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Nigeria army says it knows location of kidnapped girls, rules out force

Announcement comes more than a month after over 300 schoolgirls were kidnapped by Boko Haram

Nigeria's military knows the whereabouts of the more than 200 girls abducted by Boko Haram but has ruled out using force to rescue them, the country's state news agency quoted Chief of Defence Staff Air Marshal Alex Badeh as saying on Monday.

"The good news for the parents of the girls is that we know where they are, but we cannot tell you," Badeh was quoted as saying. "But where they are held, can we go there with force? We can't kill our girls in the name of trying to get them back."

Most Nigerian officials think any raid to rescue them would be fraught with danger and probably not worth the risk that the girls would be killed by their captors.

Since the girls were captured in April, at least 470 civilians have been killed by Boko Haram, which says it is fighting to establish an Islamic state in the north of Nigeria.

The BBC also reported on Monday that a deal was close to being agreed to rescue the girls in exchange for Boko Haram prisoners – a demand the group had made public – but that it was called off at the last minute.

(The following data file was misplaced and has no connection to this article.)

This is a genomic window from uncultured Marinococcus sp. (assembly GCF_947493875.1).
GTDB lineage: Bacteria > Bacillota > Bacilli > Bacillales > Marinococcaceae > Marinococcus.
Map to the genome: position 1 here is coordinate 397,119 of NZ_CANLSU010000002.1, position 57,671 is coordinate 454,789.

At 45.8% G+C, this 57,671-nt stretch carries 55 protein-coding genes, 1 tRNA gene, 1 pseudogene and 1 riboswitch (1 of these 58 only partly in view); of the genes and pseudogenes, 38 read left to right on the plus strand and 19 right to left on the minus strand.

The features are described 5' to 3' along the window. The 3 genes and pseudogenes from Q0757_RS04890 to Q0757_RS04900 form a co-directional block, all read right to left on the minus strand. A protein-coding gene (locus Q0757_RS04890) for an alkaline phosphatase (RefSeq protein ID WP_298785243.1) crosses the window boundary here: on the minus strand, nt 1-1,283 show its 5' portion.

Over the weekend, Senate President David Mark, the country's number three, ruled out doing a deal with Boko Haram.

"This government cannot negotiate with criminals and ... will not exchange people for criminals. A criminal will be treated like a criminal," he was quoted by local media as saying.

Nigeria, which until recently had been reluctant to seek help to combat Boko Haram, requested last week that the group, whose name roughly translates to "Western education is sinful,” be sanctioned. The insurgents have demanded the release of detained Boko Haram fighters in exchange for the girls – a swap officials said the government will not consider.

A United Nations Security Council committee blacklisted the Nigerian group Boko Haram as an Al-Qaeda-linked group “responsible for a series of major terrorist attacks” last Thursday, subjecting the organization to targeted financial sanctions and an arms embargo. 

The move made by the U.N. Security Council Committee on Al-Qaeda Sanctions comes over a month after the group claimed credit for the abduction of about 300 schoolgirls from school in northeastern Nigeria

Separately on Monday, gunmen killed four Nigerian soldiers on Monday in an ambush on a military patrol in central Plateau state, about 110 miles southeast of Jos, a local government official said.

Boko Haram has made inroads into Plateau state in the past month, setting off a bomb in Jos last Tuesday that killed 118 people.

Bendel Nancwat, head of the local council that administers the village of Gida Bua, where the attack happened, said it was not known if the assailants were Boko Haram or just bandits.

A spokesman for the Special Task Force – made up of military and police personnel meant to keep the peace in Plateau state – Captain Ikedichi Iweha, confirmed the incident but declined to give details ahead of an investigation.

Al Jazeera and wire services

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